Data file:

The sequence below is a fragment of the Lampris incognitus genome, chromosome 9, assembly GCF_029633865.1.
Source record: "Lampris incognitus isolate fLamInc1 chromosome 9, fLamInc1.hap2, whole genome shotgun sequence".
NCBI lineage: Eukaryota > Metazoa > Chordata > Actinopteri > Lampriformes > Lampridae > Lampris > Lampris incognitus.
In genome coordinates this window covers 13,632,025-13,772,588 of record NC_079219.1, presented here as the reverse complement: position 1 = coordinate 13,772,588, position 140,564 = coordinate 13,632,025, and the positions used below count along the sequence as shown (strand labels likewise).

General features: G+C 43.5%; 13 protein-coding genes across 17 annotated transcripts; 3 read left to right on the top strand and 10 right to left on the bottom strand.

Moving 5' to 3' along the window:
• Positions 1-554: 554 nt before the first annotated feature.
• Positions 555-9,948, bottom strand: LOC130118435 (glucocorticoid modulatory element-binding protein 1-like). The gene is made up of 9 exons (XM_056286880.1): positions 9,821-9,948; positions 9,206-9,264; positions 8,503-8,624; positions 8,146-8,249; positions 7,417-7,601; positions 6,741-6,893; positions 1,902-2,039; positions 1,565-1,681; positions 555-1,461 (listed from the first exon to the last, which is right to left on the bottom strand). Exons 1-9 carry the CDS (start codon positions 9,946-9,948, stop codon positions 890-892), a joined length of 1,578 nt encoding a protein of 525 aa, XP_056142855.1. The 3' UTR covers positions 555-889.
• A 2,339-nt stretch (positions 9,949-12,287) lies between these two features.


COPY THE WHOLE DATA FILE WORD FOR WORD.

The sequence below is a fragment of the Lampris incognitus genome, chromosome 9, assembly GCF_029633865.1.
Source record: "Lampris incognitus isolate fLamInc1 chromosome 9, fLamInc1.hap2, whole genome shotgun sequence".
NCBI lineage: Eukaryota > Metazoa > Chordata > Actinopteri > Lampriformes > Lampridae > Lampris > Lampris incognitus.
In genome coordinates this window covers 13,632,025-13,772,588 of record NC_079219.1, presented here as the reverse complement: position 1 = coordinate 13,772,588, position 140,564 = coordinate 13,632,025, and the positions used below count along the sequence as shown (strand labels likewise).

General features: G+C 43.5%; 13 protein-coding genes across 17 annotated transcripts; 3 read left to right on the top strand and 10 right to left on the bottom strand.

Moving 5' to 3' along the window:
• Positions 1-554: 554 nt before the first annotated feature.
• Positions 555-9,948, bottom strand: LOC130118435 (glucocorticoid modulatory element-binding protein 1-like). The gene is made up of 9 exons (XM_056286880.1): positions 9,821-9,948; positions 9,206-9,264; positions 8,503-8,624; positions 8,146-8,249; positions 7,417-7,601; positions 6,741-6,893; positions 1,902-2,039; positions 1,565-1,681; positions 555-1,461 (listed from the first exon to the last, which is right to left on the bottom strand). Exons 1-9 carry the CDS (start codon positions 9,946-9,948, stop codon positions 890-892), a joined length of 1,578 nt encoding a protein of 525 aa, XP_056142855.1. The 3' UTR covers positions 555-889.
• A 2,339-nt stretch (positions 9,949-12,287) lies between these two features.